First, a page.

THEY say the road to hell is paved with good intentions. The aphorism is particularly relevant to Pakistan where the existing economic mess is largely of our own making. Politicians promise people stuff they can’t afford. This leads to growing subsidies, rising loans and widening budget deficits. Spurts of such debt-fuelled growth gives people a temporary and false sense of prosperity. However, any operation run on unsustainable cash injections in the form of subsidies, tax breaks or outright bailouts blows up sooner or later.
A case in point is the energy sector riddled with the ever ballooning circular debt. The root cause of the circular debt (unpaid bills of over Rs2.5 trillion on the balance sheets of power sector companies) is the (any) government’s inability to make its own departments and divisions pay for the electricity that they have used (government organisations being among the largest defaulters). Furthermore, agreements by previous governments that allowed independent power producers to be paid exorbitant payments even if they didn’t generate any electricity for the national grid have added to the increase of the circular debt.
Of course, the intention of politicians and bureaucrats when they promise cheap electricity to people is good. But these good intentions have been clouded by the mess in the energy sector: liquidity constraints, underutilised power plants, overburdened transmission lines and inefficient distribution companies.
Recently, Prime Minister Imran Khan was quoted as saying that ‘cheap’ electricity was key to national prosperity. And to achieve that it appears the federal budget 2021-22 proposes even more increased subsidies for the power sector than before. This means that the ‘cheap electricity’ is not the fruit of any meaningful reform of the power sector, specifically it will exacerbate the issue of circular debt.
In the past five years, the cost of power generation has gone up 76pc.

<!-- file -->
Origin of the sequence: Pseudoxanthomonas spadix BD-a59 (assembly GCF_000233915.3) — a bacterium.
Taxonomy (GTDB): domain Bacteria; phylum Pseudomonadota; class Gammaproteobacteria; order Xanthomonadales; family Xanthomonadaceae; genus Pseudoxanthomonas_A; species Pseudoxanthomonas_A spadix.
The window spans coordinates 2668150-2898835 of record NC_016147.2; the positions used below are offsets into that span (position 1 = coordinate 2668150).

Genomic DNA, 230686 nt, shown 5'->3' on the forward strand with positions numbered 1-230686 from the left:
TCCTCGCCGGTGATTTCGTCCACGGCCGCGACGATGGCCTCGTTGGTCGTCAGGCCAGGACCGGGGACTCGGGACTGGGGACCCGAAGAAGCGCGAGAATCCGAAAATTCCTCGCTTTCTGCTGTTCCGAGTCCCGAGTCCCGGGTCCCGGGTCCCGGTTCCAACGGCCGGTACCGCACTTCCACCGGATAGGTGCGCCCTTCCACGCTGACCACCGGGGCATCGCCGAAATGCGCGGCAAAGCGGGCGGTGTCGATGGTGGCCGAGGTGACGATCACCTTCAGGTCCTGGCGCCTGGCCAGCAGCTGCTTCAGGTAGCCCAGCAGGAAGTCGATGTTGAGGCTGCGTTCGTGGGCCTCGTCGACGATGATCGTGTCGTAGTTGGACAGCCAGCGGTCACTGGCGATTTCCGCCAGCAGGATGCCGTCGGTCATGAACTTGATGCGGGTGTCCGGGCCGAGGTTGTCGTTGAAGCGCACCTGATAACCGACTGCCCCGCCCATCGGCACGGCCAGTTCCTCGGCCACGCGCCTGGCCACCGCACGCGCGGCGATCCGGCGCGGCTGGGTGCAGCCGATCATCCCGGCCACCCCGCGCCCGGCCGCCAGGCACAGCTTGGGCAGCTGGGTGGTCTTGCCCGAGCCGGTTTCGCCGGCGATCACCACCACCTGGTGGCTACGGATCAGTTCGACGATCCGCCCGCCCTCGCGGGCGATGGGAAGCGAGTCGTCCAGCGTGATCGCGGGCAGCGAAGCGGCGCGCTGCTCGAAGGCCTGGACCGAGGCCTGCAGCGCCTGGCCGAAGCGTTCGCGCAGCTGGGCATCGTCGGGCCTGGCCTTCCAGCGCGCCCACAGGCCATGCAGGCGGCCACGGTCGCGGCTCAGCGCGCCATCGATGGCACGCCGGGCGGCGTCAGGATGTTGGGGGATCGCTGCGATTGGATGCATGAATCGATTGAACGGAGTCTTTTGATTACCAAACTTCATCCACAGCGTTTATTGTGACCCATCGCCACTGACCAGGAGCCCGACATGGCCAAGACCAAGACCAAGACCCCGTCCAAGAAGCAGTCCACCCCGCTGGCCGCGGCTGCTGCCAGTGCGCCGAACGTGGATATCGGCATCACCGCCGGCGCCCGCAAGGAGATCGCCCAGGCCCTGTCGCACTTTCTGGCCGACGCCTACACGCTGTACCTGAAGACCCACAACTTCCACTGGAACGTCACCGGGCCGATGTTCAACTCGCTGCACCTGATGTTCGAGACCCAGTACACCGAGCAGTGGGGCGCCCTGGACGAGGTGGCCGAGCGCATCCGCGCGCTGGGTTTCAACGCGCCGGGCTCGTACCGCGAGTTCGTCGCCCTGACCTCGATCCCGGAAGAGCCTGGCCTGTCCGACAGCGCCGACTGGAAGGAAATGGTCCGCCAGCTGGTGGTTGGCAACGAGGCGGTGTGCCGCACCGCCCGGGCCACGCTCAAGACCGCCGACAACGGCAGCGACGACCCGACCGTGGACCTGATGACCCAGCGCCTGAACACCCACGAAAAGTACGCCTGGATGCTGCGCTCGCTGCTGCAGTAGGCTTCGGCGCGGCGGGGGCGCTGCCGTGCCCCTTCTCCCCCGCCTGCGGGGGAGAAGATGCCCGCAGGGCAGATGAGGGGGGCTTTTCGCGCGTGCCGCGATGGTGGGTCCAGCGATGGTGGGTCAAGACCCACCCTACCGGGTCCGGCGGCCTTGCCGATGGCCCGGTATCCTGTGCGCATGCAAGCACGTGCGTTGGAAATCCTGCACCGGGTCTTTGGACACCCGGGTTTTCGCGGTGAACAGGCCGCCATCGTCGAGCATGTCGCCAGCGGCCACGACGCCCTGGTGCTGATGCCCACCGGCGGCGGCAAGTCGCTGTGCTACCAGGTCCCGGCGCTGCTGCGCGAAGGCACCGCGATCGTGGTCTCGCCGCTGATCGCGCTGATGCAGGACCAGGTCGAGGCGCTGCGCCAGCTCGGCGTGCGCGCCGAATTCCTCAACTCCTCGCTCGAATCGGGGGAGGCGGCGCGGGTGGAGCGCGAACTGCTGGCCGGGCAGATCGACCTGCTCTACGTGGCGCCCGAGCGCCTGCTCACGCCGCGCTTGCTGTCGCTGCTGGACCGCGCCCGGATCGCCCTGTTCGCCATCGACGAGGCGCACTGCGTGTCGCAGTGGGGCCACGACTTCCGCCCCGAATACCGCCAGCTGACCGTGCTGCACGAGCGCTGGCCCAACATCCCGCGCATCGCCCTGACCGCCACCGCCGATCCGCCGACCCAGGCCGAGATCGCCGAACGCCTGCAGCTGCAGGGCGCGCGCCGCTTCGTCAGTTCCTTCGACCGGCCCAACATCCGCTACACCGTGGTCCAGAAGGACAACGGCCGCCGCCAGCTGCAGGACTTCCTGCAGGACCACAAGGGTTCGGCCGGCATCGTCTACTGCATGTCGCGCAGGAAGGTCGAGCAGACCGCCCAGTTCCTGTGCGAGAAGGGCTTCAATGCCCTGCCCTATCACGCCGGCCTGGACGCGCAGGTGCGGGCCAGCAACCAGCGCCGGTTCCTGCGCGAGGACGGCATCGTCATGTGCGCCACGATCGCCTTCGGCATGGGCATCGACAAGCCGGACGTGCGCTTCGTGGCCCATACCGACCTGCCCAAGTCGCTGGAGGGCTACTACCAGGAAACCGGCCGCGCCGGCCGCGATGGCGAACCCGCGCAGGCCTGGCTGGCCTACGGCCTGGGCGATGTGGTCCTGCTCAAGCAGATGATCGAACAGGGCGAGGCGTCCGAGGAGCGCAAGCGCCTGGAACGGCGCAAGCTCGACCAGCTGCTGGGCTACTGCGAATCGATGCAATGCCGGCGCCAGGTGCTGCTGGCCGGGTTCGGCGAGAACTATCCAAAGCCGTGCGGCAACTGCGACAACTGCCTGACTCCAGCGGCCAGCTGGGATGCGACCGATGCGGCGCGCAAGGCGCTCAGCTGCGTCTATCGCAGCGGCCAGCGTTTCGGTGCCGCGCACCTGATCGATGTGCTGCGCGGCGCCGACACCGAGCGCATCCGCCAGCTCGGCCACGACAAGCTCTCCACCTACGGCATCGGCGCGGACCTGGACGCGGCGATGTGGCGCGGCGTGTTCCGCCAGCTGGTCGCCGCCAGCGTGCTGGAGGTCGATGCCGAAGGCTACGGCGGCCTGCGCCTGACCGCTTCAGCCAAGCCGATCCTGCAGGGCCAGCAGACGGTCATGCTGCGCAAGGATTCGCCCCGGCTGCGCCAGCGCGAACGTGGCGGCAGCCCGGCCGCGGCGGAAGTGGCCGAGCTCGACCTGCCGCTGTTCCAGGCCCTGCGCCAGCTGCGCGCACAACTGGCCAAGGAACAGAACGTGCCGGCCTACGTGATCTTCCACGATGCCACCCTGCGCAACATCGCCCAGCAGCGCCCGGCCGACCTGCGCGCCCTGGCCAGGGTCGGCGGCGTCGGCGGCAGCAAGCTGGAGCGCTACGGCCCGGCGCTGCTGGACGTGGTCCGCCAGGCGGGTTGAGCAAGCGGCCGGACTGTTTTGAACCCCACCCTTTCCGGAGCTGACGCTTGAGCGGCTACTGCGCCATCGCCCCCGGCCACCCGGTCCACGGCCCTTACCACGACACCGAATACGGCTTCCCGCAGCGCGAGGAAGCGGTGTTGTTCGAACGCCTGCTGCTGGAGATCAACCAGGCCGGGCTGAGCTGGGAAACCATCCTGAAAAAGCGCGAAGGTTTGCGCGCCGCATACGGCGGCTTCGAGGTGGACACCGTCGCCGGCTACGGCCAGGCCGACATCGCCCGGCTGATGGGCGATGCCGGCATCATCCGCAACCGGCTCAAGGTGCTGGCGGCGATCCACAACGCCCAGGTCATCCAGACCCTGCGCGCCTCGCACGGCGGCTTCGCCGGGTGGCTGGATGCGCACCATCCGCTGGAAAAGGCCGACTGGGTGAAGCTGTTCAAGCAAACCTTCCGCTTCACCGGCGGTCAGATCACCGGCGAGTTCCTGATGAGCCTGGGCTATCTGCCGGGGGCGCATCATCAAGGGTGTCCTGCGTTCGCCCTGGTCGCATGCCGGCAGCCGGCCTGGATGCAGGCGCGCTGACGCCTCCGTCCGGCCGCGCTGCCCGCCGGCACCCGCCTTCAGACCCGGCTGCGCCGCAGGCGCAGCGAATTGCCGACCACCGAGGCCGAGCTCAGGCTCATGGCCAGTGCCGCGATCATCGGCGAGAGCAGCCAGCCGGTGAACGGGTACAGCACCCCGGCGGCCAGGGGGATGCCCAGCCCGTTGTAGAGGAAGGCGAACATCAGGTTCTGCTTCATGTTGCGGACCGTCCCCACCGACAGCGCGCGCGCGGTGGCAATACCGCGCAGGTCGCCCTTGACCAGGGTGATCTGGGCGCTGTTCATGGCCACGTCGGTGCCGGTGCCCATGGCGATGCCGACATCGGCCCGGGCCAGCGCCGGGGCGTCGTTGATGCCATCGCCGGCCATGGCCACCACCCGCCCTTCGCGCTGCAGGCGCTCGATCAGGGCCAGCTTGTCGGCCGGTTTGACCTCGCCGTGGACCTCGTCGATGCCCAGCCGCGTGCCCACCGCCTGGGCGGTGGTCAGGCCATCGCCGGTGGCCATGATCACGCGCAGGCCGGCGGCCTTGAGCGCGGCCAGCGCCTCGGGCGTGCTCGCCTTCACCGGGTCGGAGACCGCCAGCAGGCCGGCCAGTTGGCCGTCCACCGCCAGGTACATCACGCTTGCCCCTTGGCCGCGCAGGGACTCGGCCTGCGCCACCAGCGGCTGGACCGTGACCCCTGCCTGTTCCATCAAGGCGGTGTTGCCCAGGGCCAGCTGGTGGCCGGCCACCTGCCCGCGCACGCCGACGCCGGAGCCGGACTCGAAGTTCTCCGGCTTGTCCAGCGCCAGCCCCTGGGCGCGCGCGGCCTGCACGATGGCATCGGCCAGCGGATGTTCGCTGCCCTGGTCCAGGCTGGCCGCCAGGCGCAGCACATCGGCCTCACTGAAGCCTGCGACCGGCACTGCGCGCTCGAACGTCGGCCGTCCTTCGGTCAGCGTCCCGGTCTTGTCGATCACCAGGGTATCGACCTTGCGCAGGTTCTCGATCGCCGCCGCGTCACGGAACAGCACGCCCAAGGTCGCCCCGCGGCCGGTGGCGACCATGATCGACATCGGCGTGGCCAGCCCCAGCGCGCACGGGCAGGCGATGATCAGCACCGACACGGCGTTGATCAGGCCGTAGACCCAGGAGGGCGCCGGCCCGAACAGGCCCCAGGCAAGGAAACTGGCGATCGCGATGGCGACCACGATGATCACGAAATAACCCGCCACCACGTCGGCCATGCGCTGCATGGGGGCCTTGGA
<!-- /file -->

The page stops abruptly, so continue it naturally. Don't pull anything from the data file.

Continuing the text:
Albert Einstein was spot on when he said the definition of insanity is doing the same thing over and over again with the expectation of different results. And this applies to the way governments have approached ‘reform’ of the power sector through the provision of ‘cheap electricity’. The easy approach is to subsidise it, but that’s eventually borne by the taxpayer and given the current size of the circular debt it has now become a drain on the government’s ability to use its limited resources for productive and development purposes.
Perhaps we first need to figure out what exactly is meant by ‘cheap’ electricity. If electrons are moving along the generation, transmission and distribution networks, it means someone, somewhere has paid for it. The person consuming that electricity may be getting it at a subsidised rate, but that doesn’t mean it’s cheap. The taxpayer is paying for it in the form of subsidies, higher taxes, bailouts and even inflation, which is a direct consequence of government borrowing to finance expenditures.
The fact is that in the past five years, the cost of electricity generation has gone up 76 per cent against a 39 per cent increase in the average tariff. According to Sakib Sherani, head of Macro Economic Insights, the power sector has cost $82 billion in lost GDP between 2007 and 2020 and lowered the rupee per-capita GDP by almost one-quarter.
In a recent post-budget session at the Institute of Business Administration, Karachi, former State Bank of Pakistan governor and current Adviser to the Prime Minister on Institutional Reforms and Austerity Dr Ishrat Husain, said that 24 million out of the total 30m consumer connections were receiving electricity at subsidised rates. This means eight of every 10 connections are receiving ‘cheap’ electricity that doesn’t cover the cost of power production.
The prime minister’s intentions are noble but he needs to realise that the only way towards actually fulfilling the promise of cheap electricity is to bring about meaningful reform — in the short term as well as the long term — in the power sector, and that can happen by undoing the distortions present in it, by making power companies reduce their transmission and distribution losses, by cutting down on power theft and by ensuring that government organisations pay their own electricity bills as well.
The government has an Integrated Energy Plan to reform the power and energy sector, but that will not bear fruit unless the leviathan of circular debt is tackled head on, and deals with IPPs are renegotiated, along with buyouts of their remaining tenures, and replaced by power plants using cheaper alternative sources of energy such as wind and solar power — this could actually bring down the cost of electricity.
The writer is assistant professor of economics at the Institute of Business Administration, Karachi.
Published in Dawn, July 13th, 2021